4Thinking clearly. Many of the questions require you to apply course concepts toreal world situations. I will sometimes also ask you to explain the reasoningprocess you followed in deriving your answer.Doing your own work. Write in your own words. If you copy and paste from awebsite, I will spot it easily and you will lose points.You should treat this assignment as a series of numbered shortanswer questions. DO NOT write a unified essay. The projectyou submit should have the answers numbered one throughten.If you fail to follow the instructions above, you will earn aZERO!A good way to complete the exercise is to copy and paste the questions into an RTF orWord file. (Do not submit a PDF file.) Then, supply answers after the questions, beingcareful to address all parts of the question.Please Note: For best success, carefully read the instructions above before youbegin work on the questions below.1. Write a paragraph describing the personal, professional, and educationalbackground of the representative before he or she entered Congress. Focus onthe non-political aspects of the member’s life. In what ways is therepresentative you are studying typical of other members of the U.S. House?In what ways is he or she atypical? (The wordatypicalmeans not typical.)Base your judgment on the description of the typical member of Congressfound inGateways to Democracy,pp. 402-405 and the online profile of themembership of Congress found at the following Internet site:https://www.everycrsreport.com/reports/R44762.html (10 pts.)2. Write a paragraph describing the representative’s political background.Identify the elected and appointed positions in government the person you arestudying held before being elected to Congress. Identify the year therepresentative first won election to the U.S. House. Is he or she a careerpolitician? What is the basis of your judgment? A career politician is someonewho wishes to earn his or her living in the political arena for an extendedperiod of time. (10 pts.)3. Write a paragraph describing the district the member represents. Where is itlocated in the state? Does it include any towns? Is it part of a major city? Is itinner-city urban, suburban, small town, or rural? What issue or issues wouldyou expect to be particularly important to the residents and interest groupsfound in the member’s district because of the nature of the district? Identify atleast one issue and explain why it is particularly important in thiscongressional district, whereas it might not be as important in other districts.(10 pts.)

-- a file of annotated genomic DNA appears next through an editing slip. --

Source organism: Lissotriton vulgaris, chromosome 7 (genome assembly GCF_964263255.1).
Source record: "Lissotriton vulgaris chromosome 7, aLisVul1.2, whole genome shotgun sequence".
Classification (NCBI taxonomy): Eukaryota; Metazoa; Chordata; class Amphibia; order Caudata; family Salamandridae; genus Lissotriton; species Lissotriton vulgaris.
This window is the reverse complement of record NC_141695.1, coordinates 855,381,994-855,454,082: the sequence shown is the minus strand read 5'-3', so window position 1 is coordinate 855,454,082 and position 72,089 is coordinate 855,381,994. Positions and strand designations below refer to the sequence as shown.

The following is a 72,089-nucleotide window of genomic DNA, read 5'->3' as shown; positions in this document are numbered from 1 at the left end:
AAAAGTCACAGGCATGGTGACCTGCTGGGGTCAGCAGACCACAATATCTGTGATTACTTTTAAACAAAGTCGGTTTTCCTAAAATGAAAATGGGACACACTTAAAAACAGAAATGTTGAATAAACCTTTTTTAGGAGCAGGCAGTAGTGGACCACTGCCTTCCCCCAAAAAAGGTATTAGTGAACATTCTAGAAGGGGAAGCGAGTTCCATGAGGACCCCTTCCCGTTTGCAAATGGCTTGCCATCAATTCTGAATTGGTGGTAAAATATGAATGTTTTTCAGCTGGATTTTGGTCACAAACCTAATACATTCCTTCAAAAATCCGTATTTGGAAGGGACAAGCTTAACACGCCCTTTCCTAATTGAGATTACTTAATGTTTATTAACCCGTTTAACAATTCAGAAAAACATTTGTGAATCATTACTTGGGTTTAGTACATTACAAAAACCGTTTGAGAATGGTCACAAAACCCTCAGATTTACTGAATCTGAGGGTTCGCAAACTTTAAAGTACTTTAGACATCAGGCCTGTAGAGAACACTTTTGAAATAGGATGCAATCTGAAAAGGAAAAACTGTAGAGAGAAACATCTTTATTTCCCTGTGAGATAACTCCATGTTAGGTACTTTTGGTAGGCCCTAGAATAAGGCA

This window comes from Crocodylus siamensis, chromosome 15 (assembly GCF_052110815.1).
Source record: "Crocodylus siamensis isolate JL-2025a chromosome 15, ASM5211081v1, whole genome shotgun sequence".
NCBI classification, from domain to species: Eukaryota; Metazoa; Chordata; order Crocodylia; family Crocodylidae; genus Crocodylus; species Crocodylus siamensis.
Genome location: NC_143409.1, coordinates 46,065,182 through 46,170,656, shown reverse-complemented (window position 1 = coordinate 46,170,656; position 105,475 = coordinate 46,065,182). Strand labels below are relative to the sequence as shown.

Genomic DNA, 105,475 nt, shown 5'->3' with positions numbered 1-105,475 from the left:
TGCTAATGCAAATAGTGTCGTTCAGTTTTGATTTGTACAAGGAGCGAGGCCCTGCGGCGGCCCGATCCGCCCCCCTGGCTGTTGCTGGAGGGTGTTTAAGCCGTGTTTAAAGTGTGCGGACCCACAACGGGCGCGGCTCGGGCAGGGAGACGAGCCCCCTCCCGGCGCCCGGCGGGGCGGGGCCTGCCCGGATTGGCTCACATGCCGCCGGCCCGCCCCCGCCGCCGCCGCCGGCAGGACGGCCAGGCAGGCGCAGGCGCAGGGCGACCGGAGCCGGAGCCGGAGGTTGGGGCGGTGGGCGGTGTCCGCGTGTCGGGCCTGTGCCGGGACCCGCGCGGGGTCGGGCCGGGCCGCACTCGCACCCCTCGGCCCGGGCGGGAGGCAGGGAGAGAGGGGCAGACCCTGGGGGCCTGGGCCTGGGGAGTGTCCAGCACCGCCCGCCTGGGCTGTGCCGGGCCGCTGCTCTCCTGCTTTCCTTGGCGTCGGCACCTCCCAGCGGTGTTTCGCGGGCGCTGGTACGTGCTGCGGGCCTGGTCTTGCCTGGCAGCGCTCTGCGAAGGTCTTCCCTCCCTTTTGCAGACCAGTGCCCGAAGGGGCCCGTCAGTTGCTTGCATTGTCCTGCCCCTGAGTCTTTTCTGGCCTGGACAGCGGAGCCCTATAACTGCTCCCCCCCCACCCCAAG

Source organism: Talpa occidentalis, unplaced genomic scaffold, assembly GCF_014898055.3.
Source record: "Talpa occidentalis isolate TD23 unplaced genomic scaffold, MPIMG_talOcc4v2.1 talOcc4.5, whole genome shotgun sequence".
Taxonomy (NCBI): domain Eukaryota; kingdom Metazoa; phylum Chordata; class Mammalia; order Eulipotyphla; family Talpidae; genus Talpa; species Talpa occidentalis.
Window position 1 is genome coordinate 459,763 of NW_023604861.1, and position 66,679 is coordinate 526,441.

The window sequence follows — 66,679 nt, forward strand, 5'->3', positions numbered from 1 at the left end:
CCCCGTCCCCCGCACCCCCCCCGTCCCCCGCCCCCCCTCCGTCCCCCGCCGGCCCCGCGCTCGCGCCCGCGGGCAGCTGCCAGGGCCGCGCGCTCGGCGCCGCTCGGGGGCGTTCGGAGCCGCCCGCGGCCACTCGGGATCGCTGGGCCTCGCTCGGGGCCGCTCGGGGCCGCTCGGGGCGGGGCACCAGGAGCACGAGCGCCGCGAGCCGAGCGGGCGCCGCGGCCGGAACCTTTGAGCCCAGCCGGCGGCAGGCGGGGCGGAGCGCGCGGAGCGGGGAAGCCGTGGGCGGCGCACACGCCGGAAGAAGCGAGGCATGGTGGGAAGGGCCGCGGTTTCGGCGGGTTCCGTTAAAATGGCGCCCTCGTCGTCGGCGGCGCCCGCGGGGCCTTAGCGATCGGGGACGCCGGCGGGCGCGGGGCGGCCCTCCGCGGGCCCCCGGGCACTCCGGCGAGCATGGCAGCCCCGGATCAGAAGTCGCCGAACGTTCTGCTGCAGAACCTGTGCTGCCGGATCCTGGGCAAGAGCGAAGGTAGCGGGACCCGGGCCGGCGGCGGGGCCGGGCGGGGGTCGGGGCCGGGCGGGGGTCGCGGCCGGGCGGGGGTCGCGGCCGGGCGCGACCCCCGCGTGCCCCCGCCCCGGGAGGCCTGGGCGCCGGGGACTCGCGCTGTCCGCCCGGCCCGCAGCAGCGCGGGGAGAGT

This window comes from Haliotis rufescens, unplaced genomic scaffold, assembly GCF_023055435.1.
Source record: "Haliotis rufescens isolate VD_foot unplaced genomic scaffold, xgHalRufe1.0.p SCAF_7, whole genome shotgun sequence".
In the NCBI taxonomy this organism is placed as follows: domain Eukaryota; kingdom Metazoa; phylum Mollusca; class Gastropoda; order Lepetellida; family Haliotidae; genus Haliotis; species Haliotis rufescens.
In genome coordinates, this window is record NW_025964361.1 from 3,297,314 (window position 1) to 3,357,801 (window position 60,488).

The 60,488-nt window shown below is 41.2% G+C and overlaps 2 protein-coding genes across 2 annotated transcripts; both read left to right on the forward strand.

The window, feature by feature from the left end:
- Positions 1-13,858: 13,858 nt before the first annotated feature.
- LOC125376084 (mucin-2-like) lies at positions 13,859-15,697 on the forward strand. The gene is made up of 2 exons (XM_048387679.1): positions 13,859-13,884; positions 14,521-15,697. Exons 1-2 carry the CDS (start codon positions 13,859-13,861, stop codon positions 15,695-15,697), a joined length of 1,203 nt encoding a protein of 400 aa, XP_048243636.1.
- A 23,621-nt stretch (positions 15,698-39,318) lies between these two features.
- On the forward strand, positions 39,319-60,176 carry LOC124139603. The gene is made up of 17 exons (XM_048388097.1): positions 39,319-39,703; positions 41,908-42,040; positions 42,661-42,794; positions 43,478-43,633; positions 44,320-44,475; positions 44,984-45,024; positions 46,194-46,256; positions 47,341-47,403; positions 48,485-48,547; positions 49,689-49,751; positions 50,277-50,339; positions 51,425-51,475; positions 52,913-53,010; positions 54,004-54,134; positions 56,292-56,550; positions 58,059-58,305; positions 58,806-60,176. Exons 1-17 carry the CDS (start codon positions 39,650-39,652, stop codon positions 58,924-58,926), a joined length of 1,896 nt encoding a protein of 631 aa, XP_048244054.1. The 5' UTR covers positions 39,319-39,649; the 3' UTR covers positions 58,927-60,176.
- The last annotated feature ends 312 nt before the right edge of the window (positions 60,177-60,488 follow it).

54. Write a paragraph discussing the representative’s committee assignments. Onwhich standing congressional committees does the member serve? [Look upthe term “standing committee.”] Is the representative the chair or rankingminority member of a committee? [Look up “ranking minority member.”]What sorts of policy issues does each of the standing committees address? Isthe representative a member of any subcommittees? Does he/she chair anysubcommittees or serve as the ranking member? [Please note: Do NOT giveme information about the member’s participation in congressional caucuses.](10 pts.)5. How much money did the representative raise for the 2018 election? Howmuch did his or her main opponent raise? (If the database indicates that achallenger raised no money, it means just that—the challenger raised nomoney.) The Center for Responsive Politics presents data on this issue at thefollowing Internet address: www.opensecrets.org. Data can also be found atFEC.gov. What were the most important sources of the representative’scampaign funds? Identify two or three important sources of funding. Did thecandidate self-fund to any significant degree? (Click on the representative’sname at the website and it opens up to provide detailed data.) The textbookdiscusses congressional elections on pp. 347-356. (10 pts.)6. What percentage of the vote did the representative receive in the 2018election? Based on the results of the 2018 election and the data on fundraising,does it appear that this representative is firmly entrenched in Congress?[Please note: If you submit your project prior to the election (November6), you can’t answer this question. Instead, you should discuss whetheryou think your representative will win.](Entrenchedmeans unlikely to bedefeated for reelection anytime soon.) Why or why not? Is this typical formembers of Congress in general? (10 pts.)7. The Project Vote Smart website includes links to several interest groups thatrate members of Congress based on their voting records. (If you aren’t surewhat an interest group is, you should go back and reread Chapter 8 of thetextbook.) The group identifies a set of votes that it considers important andgives the member a score depending on whether the member supports thepolicy positions favored by the group. [A high score means that the membervoted the way the interest group likes most of the time.] Select one of thegroups (using the pull-down menu) and research its evaluation of the memberof Congress you are studying. What group did you select? (Choose a specificgroup rather than a category of groups.) With what sorts of issues is the groupconcerned? Be specific. How does the group feel about the member ofCongress you are studying? Would you expect the group to consider him orher an ally, an enemy, or something in between? Discuss. (10 pts.)8. The Project Vote Smart website includes a link to speeches and publicstatements of each representative. Review some of the recent speeches andpublic statements of the representative you are studying. Identify an issue onwhich the representative has recently focused. What is the issue? Why doesthe representative think it is important? What position has the representativetaken? Do not just copy the statement of the representative. (10 pts.)69. To which political party does the member of Congress belong? Based on hisor her voting record, interest group evaluations, fundraising sources, and issuepositions, would you say that he or she is typical or atypical of members of hisor her party? Explain the reasoning behind your answer. Be specific. (10pts.)10. Do you admire the representative? Why or why not? Be specific. (10 pts.)